Reading Wars: Phonics vs. Whole Language Instruction
Phonics vs. whole language instruction in the community.
Parents of young readers might be confused when hearing about the “reading wars” over how best to teach children to read. Since the 1980s, there has been a conflict between proponents of explicit phonics instruction (part of the structured literacy approach) and those who favor the whole-language approach.
Here’s what you need to know to find peace in the war:
Phonics-Based Reading Instruction
Phonics-based reading instruction is a methodology for teaching young children to read and spell words. The teacher introduces a series of spelling rules and teaches the child to apply phonetics (how the letter combinations sound out loud) to decode words based on their spellings. Phonics attempts to break written language down into small and simple components.
Whole Language Reading Instruction
In the simplest terms, “whole language” is a method of teaching children to read by recognizing words as whole pieces of language. Proponents of the whole language philosophy believe that language should not be broken down into letters and combinations of letters and “decoded.” Instead, they believe that language is a complete system of making meaning, with words functioning in relation to each other in context.
It is rare to find reading instruction that is purely whole language. Most teachers of whole language reading use “embedded phonics.” This is a technique wherein children are instructed in letter-sound relationships when they read text (as opposed to being taught the relationships in isolation prior to practicing reading). This is an indirect method of using phonics instruction. Whole language reading instruction requires that students memorize words so that they can recognize them on sight. These are called “sight words.” Embedded phonics instruction is always conducted using literature to provide context, and teachers use this reading strategy when the opportunity presents itself, rather than systematically and in isolation from literature.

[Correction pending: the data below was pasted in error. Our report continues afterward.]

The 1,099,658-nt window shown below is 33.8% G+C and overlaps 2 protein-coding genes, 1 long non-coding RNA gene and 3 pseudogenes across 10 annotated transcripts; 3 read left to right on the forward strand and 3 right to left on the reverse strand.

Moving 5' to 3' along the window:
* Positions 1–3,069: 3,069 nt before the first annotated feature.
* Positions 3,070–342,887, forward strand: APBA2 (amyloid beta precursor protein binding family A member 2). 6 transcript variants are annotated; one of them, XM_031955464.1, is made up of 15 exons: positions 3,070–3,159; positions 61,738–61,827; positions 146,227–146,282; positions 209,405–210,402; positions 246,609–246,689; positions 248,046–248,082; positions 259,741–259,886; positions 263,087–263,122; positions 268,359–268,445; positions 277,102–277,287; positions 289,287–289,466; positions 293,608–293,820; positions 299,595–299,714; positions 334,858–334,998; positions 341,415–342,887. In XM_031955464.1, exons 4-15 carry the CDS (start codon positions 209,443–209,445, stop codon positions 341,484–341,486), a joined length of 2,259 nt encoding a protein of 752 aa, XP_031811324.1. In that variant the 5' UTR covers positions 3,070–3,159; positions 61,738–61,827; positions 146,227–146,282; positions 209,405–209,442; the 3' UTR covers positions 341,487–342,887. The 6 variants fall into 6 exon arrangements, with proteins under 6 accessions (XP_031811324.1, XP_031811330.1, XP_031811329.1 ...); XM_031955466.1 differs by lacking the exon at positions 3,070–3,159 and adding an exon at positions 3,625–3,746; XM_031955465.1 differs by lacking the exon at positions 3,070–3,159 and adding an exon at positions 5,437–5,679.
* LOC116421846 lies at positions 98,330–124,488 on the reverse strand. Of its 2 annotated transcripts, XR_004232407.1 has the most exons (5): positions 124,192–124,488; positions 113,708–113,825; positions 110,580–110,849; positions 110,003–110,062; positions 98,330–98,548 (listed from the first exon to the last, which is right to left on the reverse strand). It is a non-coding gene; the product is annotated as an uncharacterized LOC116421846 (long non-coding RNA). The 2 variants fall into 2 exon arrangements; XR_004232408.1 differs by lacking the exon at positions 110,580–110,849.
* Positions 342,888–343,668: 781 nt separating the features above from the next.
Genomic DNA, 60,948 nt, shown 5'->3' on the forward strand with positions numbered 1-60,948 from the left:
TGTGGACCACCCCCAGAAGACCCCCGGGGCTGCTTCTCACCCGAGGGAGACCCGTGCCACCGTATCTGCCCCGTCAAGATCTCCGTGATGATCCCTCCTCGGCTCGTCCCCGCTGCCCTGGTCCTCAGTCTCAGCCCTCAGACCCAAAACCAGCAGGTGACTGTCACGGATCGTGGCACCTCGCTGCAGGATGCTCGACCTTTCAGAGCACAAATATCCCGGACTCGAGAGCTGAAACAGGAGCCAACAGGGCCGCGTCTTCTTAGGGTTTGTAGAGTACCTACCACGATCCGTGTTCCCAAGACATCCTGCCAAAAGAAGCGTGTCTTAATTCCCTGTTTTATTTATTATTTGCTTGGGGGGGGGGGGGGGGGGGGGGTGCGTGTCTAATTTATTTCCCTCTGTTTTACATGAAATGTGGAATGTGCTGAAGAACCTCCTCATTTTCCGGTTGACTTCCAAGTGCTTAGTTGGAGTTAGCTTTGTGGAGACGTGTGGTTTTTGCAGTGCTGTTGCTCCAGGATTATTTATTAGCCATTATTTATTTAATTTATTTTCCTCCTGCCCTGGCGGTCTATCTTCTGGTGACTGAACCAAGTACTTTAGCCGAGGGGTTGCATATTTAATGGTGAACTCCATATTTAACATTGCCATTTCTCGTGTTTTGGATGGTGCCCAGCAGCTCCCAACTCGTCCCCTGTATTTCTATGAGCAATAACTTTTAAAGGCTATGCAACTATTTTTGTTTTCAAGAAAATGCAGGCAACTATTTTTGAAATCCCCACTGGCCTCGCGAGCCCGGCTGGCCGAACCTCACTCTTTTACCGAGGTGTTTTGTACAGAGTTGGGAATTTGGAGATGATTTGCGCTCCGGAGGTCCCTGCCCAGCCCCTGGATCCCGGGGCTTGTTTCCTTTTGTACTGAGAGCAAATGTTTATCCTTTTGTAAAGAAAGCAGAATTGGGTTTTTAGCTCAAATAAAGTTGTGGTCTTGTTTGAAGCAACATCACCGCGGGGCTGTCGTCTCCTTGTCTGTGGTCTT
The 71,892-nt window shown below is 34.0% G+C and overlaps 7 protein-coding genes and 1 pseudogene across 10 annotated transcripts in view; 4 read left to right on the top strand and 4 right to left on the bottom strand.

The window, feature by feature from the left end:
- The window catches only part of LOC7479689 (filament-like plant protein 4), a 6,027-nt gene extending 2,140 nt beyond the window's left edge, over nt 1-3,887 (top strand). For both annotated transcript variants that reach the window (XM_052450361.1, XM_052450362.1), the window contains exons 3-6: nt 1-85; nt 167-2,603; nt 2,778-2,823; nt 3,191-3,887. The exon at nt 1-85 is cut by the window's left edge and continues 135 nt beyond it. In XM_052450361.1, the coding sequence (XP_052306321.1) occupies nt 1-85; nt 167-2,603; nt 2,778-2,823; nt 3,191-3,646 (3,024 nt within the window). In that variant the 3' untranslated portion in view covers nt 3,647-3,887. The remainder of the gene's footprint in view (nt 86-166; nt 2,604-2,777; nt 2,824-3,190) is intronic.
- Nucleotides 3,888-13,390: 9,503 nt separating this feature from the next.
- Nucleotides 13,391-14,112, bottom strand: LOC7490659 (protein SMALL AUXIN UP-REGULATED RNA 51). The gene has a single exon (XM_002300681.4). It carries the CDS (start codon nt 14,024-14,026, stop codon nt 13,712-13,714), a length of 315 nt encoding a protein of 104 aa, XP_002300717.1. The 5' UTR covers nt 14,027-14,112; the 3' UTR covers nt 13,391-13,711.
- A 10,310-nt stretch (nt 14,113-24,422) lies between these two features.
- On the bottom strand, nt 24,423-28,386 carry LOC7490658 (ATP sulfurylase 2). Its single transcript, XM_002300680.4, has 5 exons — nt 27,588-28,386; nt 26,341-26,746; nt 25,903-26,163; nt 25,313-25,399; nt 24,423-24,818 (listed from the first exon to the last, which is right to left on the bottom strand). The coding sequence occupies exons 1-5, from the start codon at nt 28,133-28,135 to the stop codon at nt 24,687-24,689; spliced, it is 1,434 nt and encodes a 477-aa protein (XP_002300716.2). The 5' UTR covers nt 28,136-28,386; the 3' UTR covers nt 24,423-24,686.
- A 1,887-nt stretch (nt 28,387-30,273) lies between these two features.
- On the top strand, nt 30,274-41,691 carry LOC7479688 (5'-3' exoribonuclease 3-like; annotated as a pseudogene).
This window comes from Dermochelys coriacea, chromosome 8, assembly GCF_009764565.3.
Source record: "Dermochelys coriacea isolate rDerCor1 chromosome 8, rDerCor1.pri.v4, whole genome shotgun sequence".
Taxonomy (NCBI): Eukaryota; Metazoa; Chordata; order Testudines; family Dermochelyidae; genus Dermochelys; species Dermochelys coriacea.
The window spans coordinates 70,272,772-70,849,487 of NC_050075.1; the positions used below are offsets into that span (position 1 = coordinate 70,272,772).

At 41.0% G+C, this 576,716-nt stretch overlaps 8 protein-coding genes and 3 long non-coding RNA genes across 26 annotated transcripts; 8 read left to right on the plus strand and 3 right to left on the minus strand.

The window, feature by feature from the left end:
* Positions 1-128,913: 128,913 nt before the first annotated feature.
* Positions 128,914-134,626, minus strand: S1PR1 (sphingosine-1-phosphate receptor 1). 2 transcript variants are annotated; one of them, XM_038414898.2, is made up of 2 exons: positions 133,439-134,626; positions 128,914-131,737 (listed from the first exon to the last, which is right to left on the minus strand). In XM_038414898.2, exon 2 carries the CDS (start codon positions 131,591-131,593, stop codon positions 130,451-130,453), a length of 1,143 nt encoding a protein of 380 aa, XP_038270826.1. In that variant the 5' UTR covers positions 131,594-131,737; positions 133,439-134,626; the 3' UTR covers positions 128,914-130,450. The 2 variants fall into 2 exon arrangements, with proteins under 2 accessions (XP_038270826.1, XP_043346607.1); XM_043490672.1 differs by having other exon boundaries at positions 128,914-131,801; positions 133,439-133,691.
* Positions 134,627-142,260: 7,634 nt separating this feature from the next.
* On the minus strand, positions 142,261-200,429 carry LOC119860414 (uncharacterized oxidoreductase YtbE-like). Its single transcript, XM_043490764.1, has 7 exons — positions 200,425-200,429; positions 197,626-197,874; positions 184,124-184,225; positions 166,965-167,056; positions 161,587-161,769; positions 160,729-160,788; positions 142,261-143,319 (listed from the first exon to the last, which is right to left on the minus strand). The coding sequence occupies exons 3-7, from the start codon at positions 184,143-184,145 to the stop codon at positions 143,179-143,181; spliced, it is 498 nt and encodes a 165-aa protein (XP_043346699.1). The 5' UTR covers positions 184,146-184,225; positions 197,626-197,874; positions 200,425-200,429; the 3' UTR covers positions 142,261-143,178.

What Does the Research Say?
In explicit phonics instruction, children learn the rules as well as the exceptions to them, and they are not taught to memorize words. Reading researchers have verified that memorization of sight words has not been proved to increase reading fluency (the speed with which a reader can read and comprehend text).
These “reading wars” over phonics vs. whole language instruction have been debated for more than a hundred years, primarily due to the complexity of the English language. Horace Mann argued that phonics should not be used at all. The Dick and Jane readers that many parents may remember fondly were an outgrowth of the anti-phonics movement of the middle twentieth century. However, by the 1950s, phonics began to increase in popularity due to the number of students who had difficulty with the “look/say” approach to reading used in the Dick and Jane reading series.
The debate has shifted over time since the introduction of the whole language philosophy of teaching reading. The whole language approach, which emphasized identifying words using literary context and barely focusing on sounds, could not be reconciled with the phonics focus on individual sounds’ correspondence to letters and letter combinations. For that reason, a polarized dichotomy arose and created a raging debate. Congress commissioned panels to study the teaching of reading and the U.S. Department of Education conducted its own research and reviews.